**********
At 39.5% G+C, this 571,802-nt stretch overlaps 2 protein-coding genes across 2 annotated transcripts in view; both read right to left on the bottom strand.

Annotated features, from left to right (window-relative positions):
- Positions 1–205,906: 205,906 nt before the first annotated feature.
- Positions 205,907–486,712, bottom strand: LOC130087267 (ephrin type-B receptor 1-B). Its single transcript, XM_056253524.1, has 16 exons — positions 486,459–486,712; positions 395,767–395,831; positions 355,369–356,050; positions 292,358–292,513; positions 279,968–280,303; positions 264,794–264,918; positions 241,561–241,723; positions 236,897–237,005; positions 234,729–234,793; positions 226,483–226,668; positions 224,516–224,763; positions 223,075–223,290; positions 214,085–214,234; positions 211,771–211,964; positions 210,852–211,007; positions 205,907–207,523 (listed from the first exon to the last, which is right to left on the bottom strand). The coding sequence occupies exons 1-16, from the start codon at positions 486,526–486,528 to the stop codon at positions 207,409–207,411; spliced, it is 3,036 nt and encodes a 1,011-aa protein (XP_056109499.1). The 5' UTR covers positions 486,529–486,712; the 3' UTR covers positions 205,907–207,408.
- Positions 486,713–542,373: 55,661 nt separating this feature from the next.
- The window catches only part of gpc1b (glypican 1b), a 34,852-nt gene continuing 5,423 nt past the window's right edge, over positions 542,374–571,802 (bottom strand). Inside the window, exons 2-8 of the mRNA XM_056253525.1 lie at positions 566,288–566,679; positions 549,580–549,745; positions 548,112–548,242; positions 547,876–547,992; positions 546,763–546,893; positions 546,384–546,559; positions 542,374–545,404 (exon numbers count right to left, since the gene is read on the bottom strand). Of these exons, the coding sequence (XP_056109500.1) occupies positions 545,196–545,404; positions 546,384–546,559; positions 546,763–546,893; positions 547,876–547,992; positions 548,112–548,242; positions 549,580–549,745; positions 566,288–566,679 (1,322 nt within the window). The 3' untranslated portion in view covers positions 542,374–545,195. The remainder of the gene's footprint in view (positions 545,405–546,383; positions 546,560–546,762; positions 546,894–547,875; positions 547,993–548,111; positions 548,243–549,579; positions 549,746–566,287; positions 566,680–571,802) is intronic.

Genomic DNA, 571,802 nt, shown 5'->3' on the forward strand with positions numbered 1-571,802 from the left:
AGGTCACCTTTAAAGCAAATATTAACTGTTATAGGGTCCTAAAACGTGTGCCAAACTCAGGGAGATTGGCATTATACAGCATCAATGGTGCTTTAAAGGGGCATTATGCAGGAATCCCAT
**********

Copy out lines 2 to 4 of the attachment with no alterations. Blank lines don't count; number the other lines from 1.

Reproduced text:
Annotated features, from left to right (window-relative positions):
- Positions 1–205,906: 205,906 nt before the first annotated feature.
- Positions 205,907–486,712, bottom strand: LOC130087267 (ephrin type-B receptor 1-B). Its single transcript, XM_056253524.1, has 16 exons — positions 486,459–486,712; positions 395,767–395,831; positions 355,369–356,050; positions 292,358–292,513; positions 279,968–280,303; positions 264,794–264,918; positions 241,561–241,723; positions 236,897–237,005; positions 234,729–234,793; positions 226,483–226,668; positions 224,516–224,763; positions 223,075–223,290; positions 214,085–214,234; positions 211,771–211,964; positions 210,852–211,007; positions 205,907–207,523 (listed from the first exon to the last, which is right to left on the bottom strand). The coding sequence occupies exons 1-16, from the start codon at positions 486,526–486,528 to the stop codon at positions 207,409–207,411; spliced, it is 3,036 nt and encodes a 1,011-aa protein (XP_056109499.1). The 5' UTR covers positions 486,529–486,712; the 3' UTR covers positions 205,907–207,408.